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Earlier this month, this column examined some of the reasons behind the so-called “Great Resignation” phenomenon that had seriously affected the US economy and examined some of the reasons as to why employees were leaving their jobs following the Covid pandemic.

Interestingly, a new study on mental health in the workplace by the accountants Deloitte found that 28% of employees have either left in 2021 or are planning to leave their jobs in 2022, with 61% citing poor mental health as the reason they are leaving. 

Why is this happening now? The report seems to suggest that job insecurity due to the impact of the pandemic meant that many had delayed switching their employers or leaving to start a new position or a new business. 

However, the opportunity to do something different in a buoyant jobs market  as opposed to continuing with long hours and increased stress in their current position has resulted in nearly 30% of the workforce leaving their current employer.

And at a time when businesses are trying to recover from the last two years, the increased costs that come with higher employee turnover could be a substantial drag on any recovery. 

For example, it is estimated that the costs of labour turnover due to mental health reasons has gone up from £8.6 billion in 2019 to £22.4 billion in 2021, an increase of over 150%. More relevantly, 40% of total staff turnover costs can be attributed to mental health issues.

If this data is examined by age group, then young people were found to be most likely to have moved jobs or  to be considering a job move suggesting that there may be opportunities for those employers in attracting young talent if they have the right employment conditions in place to minimise the impact of mental health issues. 

However, the impact of mental health within UK organisations is not only down to staff leaving their jobs with increased stress in the job also having an impact on absenteeism and presenteeism (i.e. attending work in spite of illness and not performing at full capacity). All in all, the costs of these three factors combined has increased by 25% prior to the pandemic to £56 billion in 2021.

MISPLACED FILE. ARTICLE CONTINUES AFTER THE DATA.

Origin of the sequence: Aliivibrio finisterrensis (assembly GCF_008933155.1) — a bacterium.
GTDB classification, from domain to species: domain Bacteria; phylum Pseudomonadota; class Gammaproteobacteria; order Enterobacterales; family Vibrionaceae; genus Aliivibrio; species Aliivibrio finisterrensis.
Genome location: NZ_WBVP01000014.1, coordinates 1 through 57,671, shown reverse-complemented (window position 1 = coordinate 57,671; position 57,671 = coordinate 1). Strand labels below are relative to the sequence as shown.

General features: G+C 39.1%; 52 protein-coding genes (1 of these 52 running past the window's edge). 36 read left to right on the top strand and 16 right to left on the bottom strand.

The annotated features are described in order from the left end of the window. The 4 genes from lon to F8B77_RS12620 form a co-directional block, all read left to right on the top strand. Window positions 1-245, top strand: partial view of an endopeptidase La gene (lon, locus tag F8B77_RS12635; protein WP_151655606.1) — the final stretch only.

This increase has been largely down to presenteeism over the last two years which has been particularly difficult for employers to identify and address due to the increase in remote working. Moreover, more employees are less likely to take time off and continue to go online or working from home despite having poor mental health issues. Unfortunately, there seems to be little evidence of employers developing a coherent human resources strategy to minimise this issue despite mental health presenteeism costing organisations £28 billion annually.

Within the public sector, education reported the highest levels of presenteeism due to mental health with teachers and lecturers finding it challenging to engage with pupils and students during the pandemic. As a result, turnover rates were the highest in this sector with 70% stating that mental health issues were the reason for leaving the profession.

In the private sector, it is not surprising to find that the highest levels of individuals going to work while ill with poor mental health was in hotels, catering and leisure which also had  the highest proportion of staff on furlough, increasing  job insecurity and mental issues for many.

Disappointingly, the study suggests that employers had done little to address these issues despite the financial impact on organisations with roughly half of the workforce indicated that their employers did not provide enough support in relation to their mental health during the pandemic. 

Perhaps as a result of this, employees expectations of mental health had increased during the pandemic with 37% saying they think more about this issue than in 2020. 

Nearly a third also suggested they would like more support from their employer to improve their mental health with flexible working hours, as well as being able to choose where and when work is done, being cited as the major changes that many wanted to see implemented by their organisations to improve the situation.

Therefore, there clearly needs to be a more strategic intervention over the longer term to prioritise mental health within the workplace. 

As with many other key issues, the tone for this approach should be set by the leaders within organisations with a firm commitment to increase awareness and invest in training to help managers support employees with poor mental health. Indeed, the pandemic has created an opportunity to better understand the causes of stress and burnout amongst employees and to instigate a more open conversation about its impact.

Most important of all, with recruiting and the retention of talent being cited as one of the key inputs into developing competitive advantage, more emphasis on staff wellbeing is seen as a critical factor in developing happier and more productive employees. 

In fact, the study shows that every pound invested in staff wellbeing will result in employers getting a return that is more than five times higher. This suggests that focusing on mental health is not only good practice in terms of supporting people but also in ensuring a healthy financial future for all businesses going forward.

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